I really need to present this to some vegans. I'm really struggling with a lot of issues right now. I'm not eating animal products, but I'm starting to become disillusioned.
There are a few reasons (which I can source) why vegans aren't making any real change or helping animals:
1) >75% of government subsidies go to meat and dairy. I'm not sure how much you know about subsidies, but they also include quotas, which means whether the demand is there or not, the producers must produce. Wheat farmers burn silos, fruit farmers burn piles, and meat factory farmers discard the meat into landfills or other feed. In short, whether you buy it or not, it's coming into existence. The meat you don't buy ends up in the trash.
2) If you've ever worked for a supermarket, ask the meat department how much meat they throw out. The employees go through the store every morning and toss anything that isn't selling or looks "bad". I don't have exact figures, but that's a huge amount of meat. This point ties in directly with point 1). Yes, perhaps the store doesn't profit if you don't buy it, but the meat still exists, and it is now in the trash.
3) Have you ever taken a look at the birth clock? 9,000+ people per hour are born, which far exceeds the death rate. (This is worldwide.) How many of them do you think will actually be vegans? The sheer numbers of omnivores make my personal contribution to abstain matter less and less every single hour.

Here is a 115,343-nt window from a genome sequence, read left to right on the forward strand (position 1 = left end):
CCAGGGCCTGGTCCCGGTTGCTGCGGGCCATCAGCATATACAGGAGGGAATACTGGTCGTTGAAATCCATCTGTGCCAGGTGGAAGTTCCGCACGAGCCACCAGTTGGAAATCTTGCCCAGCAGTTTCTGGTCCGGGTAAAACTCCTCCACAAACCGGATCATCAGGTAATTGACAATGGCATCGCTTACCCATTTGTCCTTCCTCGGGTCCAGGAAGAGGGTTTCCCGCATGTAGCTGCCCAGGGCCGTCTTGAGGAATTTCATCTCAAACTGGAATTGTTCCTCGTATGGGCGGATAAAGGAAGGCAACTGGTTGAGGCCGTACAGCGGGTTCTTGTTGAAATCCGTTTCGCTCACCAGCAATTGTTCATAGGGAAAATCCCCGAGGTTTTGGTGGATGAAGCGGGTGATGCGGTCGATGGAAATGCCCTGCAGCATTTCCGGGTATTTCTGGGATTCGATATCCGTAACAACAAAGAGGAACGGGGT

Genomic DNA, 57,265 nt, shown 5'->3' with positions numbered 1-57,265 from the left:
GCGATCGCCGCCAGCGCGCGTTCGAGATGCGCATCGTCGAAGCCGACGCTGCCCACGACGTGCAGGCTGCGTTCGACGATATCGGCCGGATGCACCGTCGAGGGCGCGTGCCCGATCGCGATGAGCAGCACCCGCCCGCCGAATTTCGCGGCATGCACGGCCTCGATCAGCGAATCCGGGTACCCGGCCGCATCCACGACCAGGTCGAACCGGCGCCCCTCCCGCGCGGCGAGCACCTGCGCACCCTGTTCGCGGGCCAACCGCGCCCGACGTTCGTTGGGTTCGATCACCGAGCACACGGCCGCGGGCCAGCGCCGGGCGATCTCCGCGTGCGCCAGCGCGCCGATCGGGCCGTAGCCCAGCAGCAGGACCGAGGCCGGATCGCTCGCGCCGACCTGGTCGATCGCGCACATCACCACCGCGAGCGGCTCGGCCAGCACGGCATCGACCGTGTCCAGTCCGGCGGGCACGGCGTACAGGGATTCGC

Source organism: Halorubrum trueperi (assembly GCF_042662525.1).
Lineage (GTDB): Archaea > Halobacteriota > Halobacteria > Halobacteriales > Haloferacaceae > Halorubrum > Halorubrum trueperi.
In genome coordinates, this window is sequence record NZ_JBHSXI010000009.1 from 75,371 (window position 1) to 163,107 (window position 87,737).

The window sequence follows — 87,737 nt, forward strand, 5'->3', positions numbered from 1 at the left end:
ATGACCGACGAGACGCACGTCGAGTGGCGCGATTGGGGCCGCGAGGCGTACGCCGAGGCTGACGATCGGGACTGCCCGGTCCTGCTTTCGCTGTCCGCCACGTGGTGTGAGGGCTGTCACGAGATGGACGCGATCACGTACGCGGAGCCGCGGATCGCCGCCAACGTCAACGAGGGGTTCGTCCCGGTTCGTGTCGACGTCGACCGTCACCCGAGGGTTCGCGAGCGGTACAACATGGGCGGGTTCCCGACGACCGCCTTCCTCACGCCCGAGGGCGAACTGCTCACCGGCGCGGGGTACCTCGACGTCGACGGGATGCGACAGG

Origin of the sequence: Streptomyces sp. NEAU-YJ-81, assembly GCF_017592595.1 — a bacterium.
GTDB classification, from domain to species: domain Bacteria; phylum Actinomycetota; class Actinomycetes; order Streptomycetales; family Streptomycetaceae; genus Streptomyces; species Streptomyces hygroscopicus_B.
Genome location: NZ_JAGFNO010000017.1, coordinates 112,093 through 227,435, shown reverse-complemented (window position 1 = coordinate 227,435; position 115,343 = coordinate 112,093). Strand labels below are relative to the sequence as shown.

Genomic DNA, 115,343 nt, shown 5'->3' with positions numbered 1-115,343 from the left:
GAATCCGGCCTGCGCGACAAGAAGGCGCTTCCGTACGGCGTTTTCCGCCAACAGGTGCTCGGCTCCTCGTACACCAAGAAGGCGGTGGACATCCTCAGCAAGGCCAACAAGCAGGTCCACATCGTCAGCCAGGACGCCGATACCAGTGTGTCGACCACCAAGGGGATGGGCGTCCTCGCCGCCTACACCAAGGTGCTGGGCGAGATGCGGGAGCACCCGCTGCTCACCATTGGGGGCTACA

4) Monocrop culture--whether it's soy that feeds you (or livestock), carrots, apples--whatever--destroys the earth. Agriculture is the problem. In places where crops are now used to be forests and balanced ecosystems. People moved in, clear cut the land, killed or displaced all of the animals, and now are growing one crop. The topsoil is destroyed, so they spray fossil fuels (non-vegan, re: "fossil") on them.
Think about a veggie burger. Clear cut some land to grow the soy and wheat (see point 4). Grow it using fossil fuel machines that spread pollution (not to mention all of the harm made in producing those machines). Harvest, package it, ship it, sell it. All steps involve toxifying the water and air.
Taking these into account--especially points 1 and 2--it really seems like my personal choice to not eat animals is akin to spitting into a forest fire.
In my view, the problem is not factory farming, damaging the environment via agriculture, etc. It's civilization. The ENTIRE system is the problem. Humans moving into an area, building cities, destroying eco systems...
This is why I admire the ALF and ELF so much. They make real change. You and I can not eat meat and hold signs all day, but until somebody gets in there and grabs big companies by the balls will it actually make a difference.
Will not eating cows make more of a difference than burning down slaughterhouses?
Will not eating fish make more of a difference than disabling trawlers?
Will not eating dairy make more of a difference than destroying factory farms and freeing the chickens?
Destroy the institutions, destroy the factories, remove the threats--this is the only way to help the animals. Being vegan is trying to work within a broken system.
I know; this is the real world. I believe my personal contribution is one of the most effective: I didn't breed. I would never bring a child into this planet, and if you watch National Geographic's The Human Footprint, you'll understand why.
I think the abstinence angle is great to try to make people feel good, but it brings about no real change. Actual, radical action changes things.
If there is any rebuttal, please give it to me. I think my last ounce of hope (aka wishful thinking) is gone.